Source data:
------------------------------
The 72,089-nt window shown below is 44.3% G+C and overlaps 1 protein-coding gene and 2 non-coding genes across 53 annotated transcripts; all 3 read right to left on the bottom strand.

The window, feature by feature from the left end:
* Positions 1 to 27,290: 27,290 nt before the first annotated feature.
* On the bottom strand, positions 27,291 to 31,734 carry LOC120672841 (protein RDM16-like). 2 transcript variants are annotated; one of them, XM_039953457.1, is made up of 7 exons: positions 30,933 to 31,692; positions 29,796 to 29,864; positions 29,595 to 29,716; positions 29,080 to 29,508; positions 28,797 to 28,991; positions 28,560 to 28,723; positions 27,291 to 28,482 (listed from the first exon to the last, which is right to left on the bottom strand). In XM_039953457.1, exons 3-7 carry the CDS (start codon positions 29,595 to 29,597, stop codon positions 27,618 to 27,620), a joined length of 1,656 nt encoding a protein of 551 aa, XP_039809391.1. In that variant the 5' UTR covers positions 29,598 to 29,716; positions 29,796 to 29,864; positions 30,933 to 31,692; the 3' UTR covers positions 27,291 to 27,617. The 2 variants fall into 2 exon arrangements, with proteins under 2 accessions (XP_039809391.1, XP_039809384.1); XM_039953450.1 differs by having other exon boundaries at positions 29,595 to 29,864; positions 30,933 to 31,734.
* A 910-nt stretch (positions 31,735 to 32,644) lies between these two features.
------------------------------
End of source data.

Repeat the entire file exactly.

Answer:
The 72,089-nt window shown below is 44.3% G+C and overlaps 1 protein-coding gene and 2 non-coding genes across 53 annotated transcripts; all 3 read right to left on the bottom strand.

The window, feature by feature from the left end:
* Positions 1 to 27,290: 27,290 nt before the first annotated feature.
* On the bottom strand, positions 27,291 to 31,734 carry LOC120672841 (protein RDM16-like). 2 transcript variants are annotated; one of them, XM_039953457.1, is made up of 7 exons: positions 30,933 to 31,692; positions 29,796 to 29,864; positions 29,595 to 29,716; positions 29,080 to 29,508; positions 28,797 to 28,991; positions 28,560 to 28,723; positions 27,291 to 28,482 (listed from the first exon to the last, which is right to left on the bottom strand). In XM_039953457.1, exons 3-7 carry the CDS (start codon positions 29,595 to 29,597, stop codon positions 27,618 to 27,620), a joined length of 1,656 nt encoding a protein of 551 aa, XP_039809391.1. In that variant the 5' UTR covers positions 29,598 to 29,716; positions 29,796 to 29,864; positions 30,933 to 31,692; the 3' UTR covers positions 27,291 to 27,617. The 2 variants fall into 2 exon arrangements, with proteins under 2 accessions (XP_039809391.1, XP_039809384.1); XM_039953450.1 differs by having other exon boundaries at positions 29,595 to 29,864; positions 30,933 to 31,734.
* A 910-nt stretch (positions 31,735 to 32,644) lies between these two features.